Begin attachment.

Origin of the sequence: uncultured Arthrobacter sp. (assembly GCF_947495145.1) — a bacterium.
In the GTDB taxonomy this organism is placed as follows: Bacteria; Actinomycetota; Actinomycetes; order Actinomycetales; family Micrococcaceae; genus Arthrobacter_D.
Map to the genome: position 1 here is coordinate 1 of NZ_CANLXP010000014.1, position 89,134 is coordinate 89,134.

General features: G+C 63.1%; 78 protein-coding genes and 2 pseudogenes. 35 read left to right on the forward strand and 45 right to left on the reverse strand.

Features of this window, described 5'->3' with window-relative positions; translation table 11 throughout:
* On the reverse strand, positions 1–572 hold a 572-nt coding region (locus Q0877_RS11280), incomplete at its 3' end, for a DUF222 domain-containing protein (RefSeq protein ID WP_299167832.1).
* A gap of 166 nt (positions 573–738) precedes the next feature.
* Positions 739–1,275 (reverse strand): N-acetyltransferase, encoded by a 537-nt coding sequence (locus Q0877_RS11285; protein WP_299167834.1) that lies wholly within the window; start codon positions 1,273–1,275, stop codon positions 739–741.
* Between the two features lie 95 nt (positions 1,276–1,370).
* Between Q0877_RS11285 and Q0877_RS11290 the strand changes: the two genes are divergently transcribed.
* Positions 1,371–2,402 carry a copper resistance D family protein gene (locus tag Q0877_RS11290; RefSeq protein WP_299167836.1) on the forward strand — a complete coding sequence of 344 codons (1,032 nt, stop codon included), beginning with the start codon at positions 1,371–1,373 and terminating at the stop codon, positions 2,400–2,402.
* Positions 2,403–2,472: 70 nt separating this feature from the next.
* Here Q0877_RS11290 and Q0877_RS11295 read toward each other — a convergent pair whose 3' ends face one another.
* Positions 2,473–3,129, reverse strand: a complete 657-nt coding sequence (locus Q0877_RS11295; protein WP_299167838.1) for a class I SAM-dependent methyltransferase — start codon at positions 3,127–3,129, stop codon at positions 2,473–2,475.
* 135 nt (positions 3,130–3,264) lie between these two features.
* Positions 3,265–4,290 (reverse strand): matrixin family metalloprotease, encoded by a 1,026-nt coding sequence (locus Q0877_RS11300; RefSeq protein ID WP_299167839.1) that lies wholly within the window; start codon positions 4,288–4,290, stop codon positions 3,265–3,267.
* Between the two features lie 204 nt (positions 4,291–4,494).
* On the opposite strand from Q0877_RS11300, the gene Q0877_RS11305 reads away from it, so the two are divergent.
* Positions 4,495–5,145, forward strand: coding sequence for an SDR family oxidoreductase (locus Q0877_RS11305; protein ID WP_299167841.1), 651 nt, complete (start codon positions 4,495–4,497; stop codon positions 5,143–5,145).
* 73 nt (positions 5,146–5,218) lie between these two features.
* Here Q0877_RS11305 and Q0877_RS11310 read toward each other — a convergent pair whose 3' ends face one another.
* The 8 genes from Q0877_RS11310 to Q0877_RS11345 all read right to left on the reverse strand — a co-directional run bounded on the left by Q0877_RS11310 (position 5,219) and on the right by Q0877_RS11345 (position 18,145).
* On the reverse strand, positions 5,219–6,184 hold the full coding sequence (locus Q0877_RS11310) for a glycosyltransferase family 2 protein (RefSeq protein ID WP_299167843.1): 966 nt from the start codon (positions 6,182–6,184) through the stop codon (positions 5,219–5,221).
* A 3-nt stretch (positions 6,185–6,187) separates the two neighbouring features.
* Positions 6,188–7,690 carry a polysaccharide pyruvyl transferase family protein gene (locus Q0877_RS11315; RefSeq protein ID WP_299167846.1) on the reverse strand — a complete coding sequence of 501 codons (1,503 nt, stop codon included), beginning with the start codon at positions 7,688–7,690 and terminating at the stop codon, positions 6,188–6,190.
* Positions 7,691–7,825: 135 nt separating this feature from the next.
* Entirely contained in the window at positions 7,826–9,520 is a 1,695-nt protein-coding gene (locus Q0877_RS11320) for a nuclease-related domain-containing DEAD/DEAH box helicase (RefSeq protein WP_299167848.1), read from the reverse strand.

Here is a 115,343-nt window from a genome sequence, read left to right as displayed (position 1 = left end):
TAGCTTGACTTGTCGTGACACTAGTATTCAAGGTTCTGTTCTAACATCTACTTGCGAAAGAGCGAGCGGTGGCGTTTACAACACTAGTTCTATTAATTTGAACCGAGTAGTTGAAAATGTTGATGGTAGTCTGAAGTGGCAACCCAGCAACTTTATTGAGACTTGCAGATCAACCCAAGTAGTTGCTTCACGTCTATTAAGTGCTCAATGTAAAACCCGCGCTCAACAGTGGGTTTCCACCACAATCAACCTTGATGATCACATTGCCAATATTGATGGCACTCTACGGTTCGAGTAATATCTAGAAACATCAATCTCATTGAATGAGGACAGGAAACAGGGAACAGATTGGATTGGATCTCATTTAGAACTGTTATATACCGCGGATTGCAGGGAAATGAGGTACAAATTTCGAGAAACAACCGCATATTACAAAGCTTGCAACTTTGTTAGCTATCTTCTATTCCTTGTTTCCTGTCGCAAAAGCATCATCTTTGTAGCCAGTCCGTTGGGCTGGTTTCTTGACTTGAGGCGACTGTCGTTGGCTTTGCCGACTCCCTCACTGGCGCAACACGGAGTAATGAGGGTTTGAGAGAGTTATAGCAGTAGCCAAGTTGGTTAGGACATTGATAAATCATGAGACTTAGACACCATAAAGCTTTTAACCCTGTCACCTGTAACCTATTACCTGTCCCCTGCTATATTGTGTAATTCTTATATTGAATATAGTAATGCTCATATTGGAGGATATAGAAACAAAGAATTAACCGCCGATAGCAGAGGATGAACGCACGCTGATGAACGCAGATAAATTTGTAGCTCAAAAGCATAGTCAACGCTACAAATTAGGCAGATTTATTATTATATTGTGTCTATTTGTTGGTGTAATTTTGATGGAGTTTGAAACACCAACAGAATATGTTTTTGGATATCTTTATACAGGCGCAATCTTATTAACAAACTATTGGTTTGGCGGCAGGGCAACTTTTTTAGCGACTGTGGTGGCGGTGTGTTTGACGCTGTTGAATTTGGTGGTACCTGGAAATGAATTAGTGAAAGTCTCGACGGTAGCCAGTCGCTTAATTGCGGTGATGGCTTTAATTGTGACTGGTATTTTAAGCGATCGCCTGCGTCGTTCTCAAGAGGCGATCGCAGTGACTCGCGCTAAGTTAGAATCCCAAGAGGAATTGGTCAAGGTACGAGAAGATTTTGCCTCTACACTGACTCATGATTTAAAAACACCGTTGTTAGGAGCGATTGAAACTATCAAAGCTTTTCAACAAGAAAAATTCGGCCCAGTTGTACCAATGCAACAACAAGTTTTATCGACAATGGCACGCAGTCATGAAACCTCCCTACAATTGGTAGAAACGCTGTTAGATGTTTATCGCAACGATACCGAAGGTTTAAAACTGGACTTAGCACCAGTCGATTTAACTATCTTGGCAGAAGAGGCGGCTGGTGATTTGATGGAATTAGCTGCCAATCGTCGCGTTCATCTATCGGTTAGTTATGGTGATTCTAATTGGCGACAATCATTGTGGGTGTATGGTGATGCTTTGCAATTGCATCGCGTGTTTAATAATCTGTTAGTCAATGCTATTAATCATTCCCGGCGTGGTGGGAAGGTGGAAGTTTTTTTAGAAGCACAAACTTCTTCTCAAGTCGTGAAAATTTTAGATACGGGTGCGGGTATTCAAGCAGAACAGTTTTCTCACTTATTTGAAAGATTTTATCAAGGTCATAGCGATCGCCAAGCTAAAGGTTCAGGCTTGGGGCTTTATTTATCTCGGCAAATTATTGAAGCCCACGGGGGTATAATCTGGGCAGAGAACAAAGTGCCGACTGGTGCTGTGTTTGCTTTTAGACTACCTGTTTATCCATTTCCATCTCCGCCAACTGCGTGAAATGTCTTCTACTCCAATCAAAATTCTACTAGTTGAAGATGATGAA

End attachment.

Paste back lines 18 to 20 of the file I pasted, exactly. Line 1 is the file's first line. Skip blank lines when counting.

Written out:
* On the opposite strand from Q0877_RS11300, the gene Q0877_RS11305 reads away from it, so the two are divergent.
* Positions 4,495–5,145, forward strand: coding sequence for an SDR family oxidoreductase (locus Q0877_RS11305; protein ID WP_299167841.1), 651 nt, complete (start codon positions 4,495–4,497; stop codon positions 5,143–5,145).
* 73 nt (positions 5,146–5,218) lie between these two features.